We heat primarily with wood and go thru about 3-4 cords of wood a year. Often the fire burns 24 hours a day. Fortunately we have a nice woodstove that doesn't even smoke once a fire is nice and hot, and kicks out a lot of heat.

Cost? Well it is all in petrol, and that is not cheap, but probably around $50 us dollars per year. The wood has to be cut using a chainsaw out in the field, and I am fortunate in that I found an unlimited supply of oak. Then hauled home, split, and stacked. It is a lot of physical work.

On the other hand you can have a tree service drop a load of log rounds in the front yard for free. Then pay someone with a splitter to come split and stack it for a reasonable price. It won't be oak, but there are plenty of good woods out there.

Buying wood already split and having it delivered is the way to go...Paying someone to stack it is even better.

Heating with a solar thermal and photovoltaic powered geothermal heatpump is the best thing for the environment, and in our future.
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Old 17 November 2012, 03:40   #19
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Quote:
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Made from the boom of a burnt out mini excavator (Karma dont you think ? ) and its dozer blade for the tractor mount. Only needed for pine hence no multiple chisle head .... driven by the vintage tractor hydraulics with a D/A control valve on the side of the splitter .. which is a bit of good tech from a single feed system of the tractor put in constant flow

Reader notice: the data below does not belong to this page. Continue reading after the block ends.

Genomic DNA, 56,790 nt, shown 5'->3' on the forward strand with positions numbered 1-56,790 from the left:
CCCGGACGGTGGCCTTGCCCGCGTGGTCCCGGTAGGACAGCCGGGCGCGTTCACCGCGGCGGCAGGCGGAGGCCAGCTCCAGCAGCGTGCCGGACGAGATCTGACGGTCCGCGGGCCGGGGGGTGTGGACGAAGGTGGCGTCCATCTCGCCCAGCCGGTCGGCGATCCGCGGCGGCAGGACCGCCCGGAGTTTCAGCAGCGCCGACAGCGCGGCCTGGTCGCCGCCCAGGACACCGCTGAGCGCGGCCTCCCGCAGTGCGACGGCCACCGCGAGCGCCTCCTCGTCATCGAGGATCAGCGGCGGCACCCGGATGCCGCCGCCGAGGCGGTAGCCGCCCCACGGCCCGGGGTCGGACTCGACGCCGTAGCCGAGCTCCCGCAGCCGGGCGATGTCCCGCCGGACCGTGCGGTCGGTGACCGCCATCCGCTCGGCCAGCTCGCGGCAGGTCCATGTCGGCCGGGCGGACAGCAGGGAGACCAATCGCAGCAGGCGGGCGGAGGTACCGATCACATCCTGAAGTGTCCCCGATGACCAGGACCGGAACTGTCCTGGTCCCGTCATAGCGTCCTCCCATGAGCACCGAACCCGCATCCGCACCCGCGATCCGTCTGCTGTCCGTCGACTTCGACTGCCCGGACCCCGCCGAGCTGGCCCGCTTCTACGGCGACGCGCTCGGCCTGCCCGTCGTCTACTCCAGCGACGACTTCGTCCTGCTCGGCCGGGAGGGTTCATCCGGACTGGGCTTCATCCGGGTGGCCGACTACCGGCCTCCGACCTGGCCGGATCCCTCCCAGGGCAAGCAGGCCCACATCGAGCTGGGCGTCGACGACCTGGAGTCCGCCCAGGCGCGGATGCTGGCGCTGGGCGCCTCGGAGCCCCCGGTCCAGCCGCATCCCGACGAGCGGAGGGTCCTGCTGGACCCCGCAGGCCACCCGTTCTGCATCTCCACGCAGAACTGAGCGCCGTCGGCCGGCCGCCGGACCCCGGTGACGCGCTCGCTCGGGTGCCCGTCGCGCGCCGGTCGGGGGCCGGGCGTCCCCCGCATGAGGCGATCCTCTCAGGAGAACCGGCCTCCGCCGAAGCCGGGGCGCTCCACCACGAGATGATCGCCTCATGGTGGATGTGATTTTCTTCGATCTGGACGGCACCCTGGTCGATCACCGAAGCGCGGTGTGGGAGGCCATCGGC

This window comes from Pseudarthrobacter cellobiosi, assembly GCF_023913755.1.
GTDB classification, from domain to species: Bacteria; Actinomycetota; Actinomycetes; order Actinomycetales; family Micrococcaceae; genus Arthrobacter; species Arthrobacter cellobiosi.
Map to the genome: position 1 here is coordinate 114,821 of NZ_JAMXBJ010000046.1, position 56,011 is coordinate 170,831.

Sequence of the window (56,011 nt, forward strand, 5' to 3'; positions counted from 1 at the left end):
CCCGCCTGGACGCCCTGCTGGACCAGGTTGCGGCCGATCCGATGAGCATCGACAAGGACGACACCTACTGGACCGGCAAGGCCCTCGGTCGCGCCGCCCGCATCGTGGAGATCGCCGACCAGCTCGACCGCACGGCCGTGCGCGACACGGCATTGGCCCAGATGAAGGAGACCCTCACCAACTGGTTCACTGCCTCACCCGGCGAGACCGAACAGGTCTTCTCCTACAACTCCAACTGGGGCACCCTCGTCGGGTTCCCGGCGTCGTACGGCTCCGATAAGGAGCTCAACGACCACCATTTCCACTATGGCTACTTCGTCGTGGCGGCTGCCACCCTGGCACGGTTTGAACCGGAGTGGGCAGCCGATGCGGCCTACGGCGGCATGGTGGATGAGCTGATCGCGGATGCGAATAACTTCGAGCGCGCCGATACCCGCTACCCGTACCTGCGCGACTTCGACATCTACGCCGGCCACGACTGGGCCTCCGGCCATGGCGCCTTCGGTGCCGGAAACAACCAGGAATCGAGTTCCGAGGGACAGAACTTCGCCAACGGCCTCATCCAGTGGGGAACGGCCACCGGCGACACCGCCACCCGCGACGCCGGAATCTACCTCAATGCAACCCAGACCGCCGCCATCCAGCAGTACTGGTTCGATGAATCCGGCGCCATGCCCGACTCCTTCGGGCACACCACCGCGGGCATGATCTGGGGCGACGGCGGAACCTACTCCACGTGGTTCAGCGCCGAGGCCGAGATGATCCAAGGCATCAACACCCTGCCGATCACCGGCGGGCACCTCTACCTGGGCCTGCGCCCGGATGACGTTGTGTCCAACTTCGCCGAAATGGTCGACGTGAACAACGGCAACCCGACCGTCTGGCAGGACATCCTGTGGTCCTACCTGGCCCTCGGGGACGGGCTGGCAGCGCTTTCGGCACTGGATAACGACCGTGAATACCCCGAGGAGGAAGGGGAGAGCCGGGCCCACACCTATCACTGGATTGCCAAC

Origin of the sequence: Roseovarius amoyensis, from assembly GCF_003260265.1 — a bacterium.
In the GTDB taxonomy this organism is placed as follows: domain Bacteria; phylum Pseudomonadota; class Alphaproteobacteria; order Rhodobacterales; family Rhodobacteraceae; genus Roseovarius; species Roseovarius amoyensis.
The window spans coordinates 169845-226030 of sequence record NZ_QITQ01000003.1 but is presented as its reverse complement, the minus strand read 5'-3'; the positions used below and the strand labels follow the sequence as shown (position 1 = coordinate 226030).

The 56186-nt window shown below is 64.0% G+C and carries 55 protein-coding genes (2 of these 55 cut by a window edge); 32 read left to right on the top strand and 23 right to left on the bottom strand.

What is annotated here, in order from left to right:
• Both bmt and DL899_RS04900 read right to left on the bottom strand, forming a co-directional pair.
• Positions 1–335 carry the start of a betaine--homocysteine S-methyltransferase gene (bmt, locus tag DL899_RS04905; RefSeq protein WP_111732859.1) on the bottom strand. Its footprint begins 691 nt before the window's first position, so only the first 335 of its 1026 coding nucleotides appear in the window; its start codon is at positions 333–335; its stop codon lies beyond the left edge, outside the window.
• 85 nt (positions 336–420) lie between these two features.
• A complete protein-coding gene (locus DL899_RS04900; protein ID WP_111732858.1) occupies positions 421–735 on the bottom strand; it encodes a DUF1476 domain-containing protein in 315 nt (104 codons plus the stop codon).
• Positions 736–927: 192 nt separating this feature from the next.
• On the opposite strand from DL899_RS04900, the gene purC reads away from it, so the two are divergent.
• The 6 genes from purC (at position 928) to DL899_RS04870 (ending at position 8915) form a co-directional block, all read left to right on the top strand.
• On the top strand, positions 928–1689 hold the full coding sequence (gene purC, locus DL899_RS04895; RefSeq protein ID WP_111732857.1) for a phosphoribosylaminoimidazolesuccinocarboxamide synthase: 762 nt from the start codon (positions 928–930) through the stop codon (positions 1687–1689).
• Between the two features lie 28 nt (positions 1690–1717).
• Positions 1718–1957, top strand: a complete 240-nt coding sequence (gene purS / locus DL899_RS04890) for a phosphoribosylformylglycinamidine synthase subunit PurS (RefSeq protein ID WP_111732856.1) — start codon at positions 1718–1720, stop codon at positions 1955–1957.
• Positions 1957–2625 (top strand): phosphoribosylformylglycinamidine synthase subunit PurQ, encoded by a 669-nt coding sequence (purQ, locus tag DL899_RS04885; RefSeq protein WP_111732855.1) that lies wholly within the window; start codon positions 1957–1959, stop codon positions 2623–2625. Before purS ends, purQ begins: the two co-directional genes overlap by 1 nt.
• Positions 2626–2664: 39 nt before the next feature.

that looks cool! though a bit of a shame for the digger. with two or three people working my splitter (one at each end, and one stacking) i can split nearly a winters worth of logs in half a day, at an estimated cost of 20 for fuel in both the hydraulic pack and chainsaws.
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Old 17 November 2012, 04:54   #20
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that looks cool! though a bit of a shame for the digger. with two or three people working my splitter (one at each end, and one stacking) i can split nearly a winters worth of logs in half a day, at an estimated cost of 20 for fuel in both the hydraulic pack and chainsaws.
There's always the misnomer of miscalculating actual costs. The chainsaw needs purchasing, (300) will need a service once a year, (40) the chain won't last that long and will need sharpening and replacing (20) then it'll ultimately die. The splitter needs buying (750 for a pto one) won't last forever, needs servicing (50) and there is of course the alternative cost of your labour (10-? Per hour). You may need a towbar (200-?) a trailer (250-?) that'll need a service too. An axe and sledge for tough ones. The list goes on.

Economies of scale often mean that unless you have the gear anyway, it's not worth it. Buy a ready seasoned split load put on your doorstep.